Self photo by L. Ross
September 15th dawned clear and cool, but the daytime temperature would soar. As always, the pre-season jitters kept me awake the night before in anticipation of the adventure ahead.
The canoe moved silently through the pre-dawn stillness. The only things stirring were the beavers that swam nearby and the slap of their tails on the water signalling their disapproval of my presence. Further up the river, luminous eyes peered at me from the darkness of the foliage along the shoreline.
Despite getting an early start, the sky was beginning to have a pale glow preceding full light. I hurried to the hunting site and unloaded the climbing stand, backpack, bow and quiver. After stringing the bow, a quick visit to the trail cam revealed recent visits by several does.
The stand was hung, ascension was accomplished. hooks inserted into tree for backpack and quiver and now the waiting began. Fear that the slightly late arrival may have spooked some nearby deer ran through my mind.
The stand site was a natural funnel between a large pond and the river. The corridor was about 75 yards wide connecting nearby hardwood upland with a lush, overgrown marshland. Three trails coursed through the funnel---one near the river, one along a small outlet stream from the pond and another along the edge of the pond. The stand site was along the outlet stream.
About 30 minutes after taking the stand, a doe was spotted moving along the trail bordering the pond shoreline. It was too far for a shot, so I used a can call to make a bleat. The doe stopped immediately. I called twice more. She turned and backtracked into heavy vegetation, out of my sight. My guess was that she would move stealthily toward me to check out the strange doe call.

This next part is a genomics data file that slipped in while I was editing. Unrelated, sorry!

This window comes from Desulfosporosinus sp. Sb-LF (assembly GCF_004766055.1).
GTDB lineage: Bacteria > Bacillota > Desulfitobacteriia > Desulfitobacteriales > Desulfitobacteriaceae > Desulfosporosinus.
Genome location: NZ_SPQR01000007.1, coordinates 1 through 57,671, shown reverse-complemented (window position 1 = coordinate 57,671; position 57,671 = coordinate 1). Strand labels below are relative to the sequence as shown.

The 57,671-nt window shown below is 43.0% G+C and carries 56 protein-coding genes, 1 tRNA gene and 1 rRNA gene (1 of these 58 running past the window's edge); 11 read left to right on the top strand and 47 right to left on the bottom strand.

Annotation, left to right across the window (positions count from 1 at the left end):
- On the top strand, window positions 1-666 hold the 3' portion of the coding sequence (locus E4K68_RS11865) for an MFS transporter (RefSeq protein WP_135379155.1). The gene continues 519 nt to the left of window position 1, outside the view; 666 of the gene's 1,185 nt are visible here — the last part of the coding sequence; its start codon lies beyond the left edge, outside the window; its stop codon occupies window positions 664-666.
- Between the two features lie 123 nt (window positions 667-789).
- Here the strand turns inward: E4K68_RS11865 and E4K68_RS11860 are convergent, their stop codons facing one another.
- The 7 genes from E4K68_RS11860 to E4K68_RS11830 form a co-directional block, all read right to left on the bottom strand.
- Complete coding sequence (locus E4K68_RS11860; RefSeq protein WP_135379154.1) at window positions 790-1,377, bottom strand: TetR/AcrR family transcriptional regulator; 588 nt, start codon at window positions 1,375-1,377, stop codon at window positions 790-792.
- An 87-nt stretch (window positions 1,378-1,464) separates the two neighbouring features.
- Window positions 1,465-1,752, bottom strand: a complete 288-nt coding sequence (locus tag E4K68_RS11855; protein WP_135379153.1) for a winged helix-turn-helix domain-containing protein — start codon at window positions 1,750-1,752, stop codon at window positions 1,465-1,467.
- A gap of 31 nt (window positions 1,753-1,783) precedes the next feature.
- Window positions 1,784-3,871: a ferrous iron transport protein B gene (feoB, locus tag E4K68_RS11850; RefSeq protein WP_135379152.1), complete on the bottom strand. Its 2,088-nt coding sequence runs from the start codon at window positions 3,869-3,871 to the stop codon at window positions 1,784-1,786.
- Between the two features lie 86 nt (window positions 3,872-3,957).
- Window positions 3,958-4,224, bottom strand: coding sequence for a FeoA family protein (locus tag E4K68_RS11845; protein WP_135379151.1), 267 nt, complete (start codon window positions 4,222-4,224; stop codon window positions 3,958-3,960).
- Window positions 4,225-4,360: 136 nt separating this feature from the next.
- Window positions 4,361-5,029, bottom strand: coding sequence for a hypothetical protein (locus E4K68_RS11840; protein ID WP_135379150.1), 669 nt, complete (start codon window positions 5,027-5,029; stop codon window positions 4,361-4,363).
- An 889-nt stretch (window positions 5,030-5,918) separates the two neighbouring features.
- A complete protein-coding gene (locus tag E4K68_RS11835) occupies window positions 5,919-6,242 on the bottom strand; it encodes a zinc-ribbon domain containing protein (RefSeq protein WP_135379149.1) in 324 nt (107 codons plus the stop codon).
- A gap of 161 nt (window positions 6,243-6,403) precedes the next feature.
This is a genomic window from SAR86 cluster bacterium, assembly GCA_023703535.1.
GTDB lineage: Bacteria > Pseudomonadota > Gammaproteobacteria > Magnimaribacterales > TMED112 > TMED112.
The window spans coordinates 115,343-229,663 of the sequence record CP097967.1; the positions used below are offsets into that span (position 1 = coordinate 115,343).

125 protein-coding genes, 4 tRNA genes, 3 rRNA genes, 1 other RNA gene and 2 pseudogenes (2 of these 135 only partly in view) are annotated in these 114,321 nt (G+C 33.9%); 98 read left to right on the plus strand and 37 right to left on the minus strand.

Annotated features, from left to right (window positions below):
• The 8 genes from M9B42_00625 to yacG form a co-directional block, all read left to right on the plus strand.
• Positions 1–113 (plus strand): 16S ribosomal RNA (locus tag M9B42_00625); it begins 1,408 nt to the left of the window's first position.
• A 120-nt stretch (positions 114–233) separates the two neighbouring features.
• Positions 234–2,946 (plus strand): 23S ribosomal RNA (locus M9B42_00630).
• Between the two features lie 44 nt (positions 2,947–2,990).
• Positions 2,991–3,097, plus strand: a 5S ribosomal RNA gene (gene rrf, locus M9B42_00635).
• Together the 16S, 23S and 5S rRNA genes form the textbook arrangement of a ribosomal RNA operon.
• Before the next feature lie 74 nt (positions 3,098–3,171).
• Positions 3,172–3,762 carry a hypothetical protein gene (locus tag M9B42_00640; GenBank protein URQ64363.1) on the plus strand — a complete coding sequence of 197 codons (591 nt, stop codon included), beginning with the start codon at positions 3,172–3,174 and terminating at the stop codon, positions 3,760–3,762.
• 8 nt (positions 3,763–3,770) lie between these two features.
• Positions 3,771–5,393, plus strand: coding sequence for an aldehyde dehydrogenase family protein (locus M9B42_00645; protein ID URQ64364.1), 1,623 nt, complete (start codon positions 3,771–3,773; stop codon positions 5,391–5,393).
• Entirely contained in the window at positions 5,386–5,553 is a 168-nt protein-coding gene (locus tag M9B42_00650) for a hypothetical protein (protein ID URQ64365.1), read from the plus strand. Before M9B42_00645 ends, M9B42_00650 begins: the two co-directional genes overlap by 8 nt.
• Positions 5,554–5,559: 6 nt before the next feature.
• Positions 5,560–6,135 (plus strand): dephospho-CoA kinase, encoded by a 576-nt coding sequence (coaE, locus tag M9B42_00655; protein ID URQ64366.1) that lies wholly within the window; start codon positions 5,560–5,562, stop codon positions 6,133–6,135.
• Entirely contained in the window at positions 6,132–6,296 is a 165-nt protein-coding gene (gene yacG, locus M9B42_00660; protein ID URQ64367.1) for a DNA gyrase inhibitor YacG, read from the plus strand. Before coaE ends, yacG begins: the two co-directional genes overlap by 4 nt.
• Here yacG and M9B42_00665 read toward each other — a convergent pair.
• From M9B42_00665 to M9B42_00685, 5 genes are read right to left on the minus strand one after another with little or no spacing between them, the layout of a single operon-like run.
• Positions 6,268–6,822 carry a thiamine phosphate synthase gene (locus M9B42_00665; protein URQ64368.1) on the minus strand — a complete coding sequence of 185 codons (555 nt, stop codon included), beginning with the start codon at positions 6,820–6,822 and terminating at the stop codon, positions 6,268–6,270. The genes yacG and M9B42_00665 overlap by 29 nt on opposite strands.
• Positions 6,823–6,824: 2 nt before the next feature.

The guess was right. She emerged from the brush and moved quietly along the stream. A large fawn and three more does followed single file behind her. I locked onto her and slowly raised my bow. The arrow flew at the release, but went under her. She jumped and moved about 5 yards father away and I shot again, missing another time. She disappeared into the brush to my right and the others spooked back the way they had come, from my left.
Disappointment is just a word, but it was real to me at that point. I had blown my chance! Probably no more deer would come my way this morning.
To my surprise, about 45 minutes later, a movement was spotted to my left. Watching intently, the movement turned into a deer. It came along the same trail as earlier and jumped to my side of the stream. Again, I could seen the others trailing her. I couldn't believe she was back. As she passed by at 18 yards, the arrow was released from the longbow and smacked her with a thud. It hit a bone and didn't pass through, but part of the shaft broke off as she brushed against a tree.
After 30 minutes, I climbed down and hunted the first two arrows to let more time elapse before trailing the doe. Luckily, both were recovered.
The site of the hit was located and the partial shaft was found, covered with blood. Due to striking a bone and not passing through, the blood trail was non-existent. Looking at the trails and the logical direction the deer would travel, I followed slowly, looking ahead in case of a wounded animal. In less than 50 yards, I spotted her laying still in the underbrush.
A moment of thanks, a drag back to the canoe and a few photos, then it was time for field dressing. After wrapping her in a mesh bag, it was into the canoe, to the truck and off to the processor.
The bow used was a James Parker Bamboo Dragon longbow. It pulls 61# at 31". The arrows were Port Orford cedar that I had fletched, crested and tipped with 125 grain Woodsman broadheads.
James Parker is a skilled North Carolina bowyer and master flintknapper. He is also a black belt in a couple of martial arts disciplines. Check out his website at: http://www.huntworthyproductions.com/.